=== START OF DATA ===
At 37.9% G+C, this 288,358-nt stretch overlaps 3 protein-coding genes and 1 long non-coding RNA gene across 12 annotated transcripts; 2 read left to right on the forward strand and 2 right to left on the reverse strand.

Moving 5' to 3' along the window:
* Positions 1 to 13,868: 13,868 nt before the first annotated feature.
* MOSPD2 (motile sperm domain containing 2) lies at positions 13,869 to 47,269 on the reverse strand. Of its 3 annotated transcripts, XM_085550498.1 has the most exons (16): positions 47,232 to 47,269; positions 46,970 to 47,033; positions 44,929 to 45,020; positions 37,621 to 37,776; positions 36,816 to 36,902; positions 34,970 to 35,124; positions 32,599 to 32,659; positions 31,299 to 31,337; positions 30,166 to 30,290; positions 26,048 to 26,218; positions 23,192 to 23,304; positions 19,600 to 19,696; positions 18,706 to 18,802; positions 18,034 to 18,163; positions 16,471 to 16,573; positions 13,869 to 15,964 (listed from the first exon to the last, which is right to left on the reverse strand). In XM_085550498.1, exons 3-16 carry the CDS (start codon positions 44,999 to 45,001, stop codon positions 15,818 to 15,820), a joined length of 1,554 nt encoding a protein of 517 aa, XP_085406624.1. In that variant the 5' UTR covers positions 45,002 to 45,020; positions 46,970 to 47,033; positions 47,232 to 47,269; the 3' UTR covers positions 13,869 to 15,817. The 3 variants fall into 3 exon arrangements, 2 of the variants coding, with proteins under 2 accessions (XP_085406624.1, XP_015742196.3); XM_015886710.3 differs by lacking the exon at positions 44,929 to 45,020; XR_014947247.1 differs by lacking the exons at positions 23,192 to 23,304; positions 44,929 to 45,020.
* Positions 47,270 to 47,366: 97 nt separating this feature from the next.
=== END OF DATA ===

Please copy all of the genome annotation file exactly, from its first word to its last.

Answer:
At 37.9% G+C, this 288,358-nt stretch overlaps 3 protein-coding genes and 1 long non-coding RNA gene across 12 annotated transcripts; 2 read left to right on the forward strand and 2 right to left on the reverse strand.

Moving 5' to 3' along the window:
* Positions 1 to 13,868: 13,868 nt before the first annotated feature.
* MOSPD2 (motile sperm domain containing 2) lies at positions 13,869 to 47,269 on the reverse strand. Of its 3 annotated transcripts, XM_085550498.1 has the most exons (16): positions 47,232 to 47,269; positions 46,970 to 47,033; positions 44,929 to 45,020; positions 37,621 to 37,776; positions 36,816 to 36,902; positions 34,970 to 35,124; positions 32,599 to 32,659; positions 31,299 to 31,337; positions 30,166 to 30,290; positions 26,048 to 26,218; positions 23,192 to 23,304; positions 19,600 to 19,696; positions 18,706 to 18,802; positions 18,034 to 18,163; positions 16,471 to 16,573; positions 13,869 to 15,964 (listed from the first exon to the last, which is right to left on the reverse strand). In XM_085550498.1, exons 3-16 carry the CDS (start codon positions 44,999 to 45,001, stop codon positions 15,818 to 15,820), a joined length of 1,554 nt encoding a protein of 517 aa, XP_085406624.1. In that variant the 5' UTR covers positions 45,002 to 45,020; positions 46,970 to 47,033; positions 47,232 to 47,269; the 3' UTR covers positions 13,869 to 15,817. The 3 variants fall into 3 exon arrangements, 2 of the variants coding, with proteins under 2 accessions (XP_085406624.1, XP_015742196.3); XM_015886710.3 differs by lacking the exon at positions 44,929 to 45,020; XR_014947247.1 differs by lacking the exons at positions 23,192 to 23,304; positions 44,929 to 45,020.
* Positions 47,270 to 47,366: 97 nt separating this feature from the next.